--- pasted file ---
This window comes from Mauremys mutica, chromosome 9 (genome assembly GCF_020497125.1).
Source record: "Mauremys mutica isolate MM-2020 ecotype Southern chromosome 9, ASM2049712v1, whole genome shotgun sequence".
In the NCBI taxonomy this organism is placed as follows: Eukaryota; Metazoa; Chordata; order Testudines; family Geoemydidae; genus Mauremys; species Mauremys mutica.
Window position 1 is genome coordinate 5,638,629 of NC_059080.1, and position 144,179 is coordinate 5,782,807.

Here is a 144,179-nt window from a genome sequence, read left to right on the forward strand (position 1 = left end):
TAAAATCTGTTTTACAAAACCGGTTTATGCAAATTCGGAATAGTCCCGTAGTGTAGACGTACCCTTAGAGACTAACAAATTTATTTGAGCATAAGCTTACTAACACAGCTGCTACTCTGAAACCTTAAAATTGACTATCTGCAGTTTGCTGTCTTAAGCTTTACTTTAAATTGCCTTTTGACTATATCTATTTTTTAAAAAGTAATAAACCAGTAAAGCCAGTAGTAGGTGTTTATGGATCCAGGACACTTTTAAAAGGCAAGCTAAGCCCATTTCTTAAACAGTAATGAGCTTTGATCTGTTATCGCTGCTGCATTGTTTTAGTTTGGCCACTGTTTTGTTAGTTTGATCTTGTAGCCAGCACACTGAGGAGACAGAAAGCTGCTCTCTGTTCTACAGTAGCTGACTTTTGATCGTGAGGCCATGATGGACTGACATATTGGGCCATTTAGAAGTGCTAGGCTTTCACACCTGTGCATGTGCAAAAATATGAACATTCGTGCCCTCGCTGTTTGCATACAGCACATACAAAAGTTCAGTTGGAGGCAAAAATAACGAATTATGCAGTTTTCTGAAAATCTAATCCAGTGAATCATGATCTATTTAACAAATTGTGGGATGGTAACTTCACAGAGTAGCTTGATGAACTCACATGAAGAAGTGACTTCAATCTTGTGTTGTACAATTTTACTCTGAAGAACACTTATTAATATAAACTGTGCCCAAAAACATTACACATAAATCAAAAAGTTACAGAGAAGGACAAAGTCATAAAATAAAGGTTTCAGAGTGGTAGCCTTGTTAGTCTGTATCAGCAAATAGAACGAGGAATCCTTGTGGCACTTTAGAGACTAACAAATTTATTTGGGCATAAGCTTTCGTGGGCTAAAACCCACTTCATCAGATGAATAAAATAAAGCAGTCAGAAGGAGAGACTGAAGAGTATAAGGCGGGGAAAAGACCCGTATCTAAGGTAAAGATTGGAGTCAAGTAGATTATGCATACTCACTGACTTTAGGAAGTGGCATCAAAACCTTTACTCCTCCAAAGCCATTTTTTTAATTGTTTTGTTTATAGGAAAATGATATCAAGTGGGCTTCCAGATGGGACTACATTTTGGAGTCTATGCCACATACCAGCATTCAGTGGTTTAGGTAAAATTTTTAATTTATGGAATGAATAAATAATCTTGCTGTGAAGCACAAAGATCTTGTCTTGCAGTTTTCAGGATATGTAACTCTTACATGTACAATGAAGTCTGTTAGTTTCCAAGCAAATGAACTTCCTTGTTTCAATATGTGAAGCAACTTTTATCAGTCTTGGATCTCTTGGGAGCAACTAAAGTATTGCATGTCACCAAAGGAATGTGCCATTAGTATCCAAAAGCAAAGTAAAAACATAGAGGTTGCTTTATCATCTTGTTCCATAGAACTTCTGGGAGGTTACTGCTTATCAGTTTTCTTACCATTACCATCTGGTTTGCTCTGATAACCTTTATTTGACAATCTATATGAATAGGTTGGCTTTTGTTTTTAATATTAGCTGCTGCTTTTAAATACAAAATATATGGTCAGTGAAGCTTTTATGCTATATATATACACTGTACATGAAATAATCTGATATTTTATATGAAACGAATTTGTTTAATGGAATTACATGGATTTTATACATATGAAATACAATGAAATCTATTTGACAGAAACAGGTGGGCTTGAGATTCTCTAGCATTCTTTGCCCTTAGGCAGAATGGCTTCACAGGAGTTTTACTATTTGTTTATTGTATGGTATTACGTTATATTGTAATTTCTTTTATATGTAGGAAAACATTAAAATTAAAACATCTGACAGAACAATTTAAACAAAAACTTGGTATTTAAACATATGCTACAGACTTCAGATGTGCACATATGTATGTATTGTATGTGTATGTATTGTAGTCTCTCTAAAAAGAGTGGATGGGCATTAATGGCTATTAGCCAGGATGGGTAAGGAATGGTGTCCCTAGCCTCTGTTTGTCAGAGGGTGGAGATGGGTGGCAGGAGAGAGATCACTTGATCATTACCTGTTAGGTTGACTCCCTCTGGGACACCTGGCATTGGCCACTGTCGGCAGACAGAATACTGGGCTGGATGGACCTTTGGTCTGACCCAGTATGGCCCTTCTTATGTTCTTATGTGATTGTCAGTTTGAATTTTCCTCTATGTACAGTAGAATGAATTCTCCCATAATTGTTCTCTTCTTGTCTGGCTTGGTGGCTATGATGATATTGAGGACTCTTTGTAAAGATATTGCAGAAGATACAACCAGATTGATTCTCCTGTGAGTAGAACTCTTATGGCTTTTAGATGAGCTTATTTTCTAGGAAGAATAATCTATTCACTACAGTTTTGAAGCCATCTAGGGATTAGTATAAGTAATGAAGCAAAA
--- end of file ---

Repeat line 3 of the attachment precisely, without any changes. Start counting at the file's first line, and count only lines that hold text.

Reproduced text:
In the NCBI taxonomy this organism is placed as follows: Eukaryota; Metazoa; Chordata; order Testudines; family Geoemydidae; genus Mauremys; species Mauremys mutica.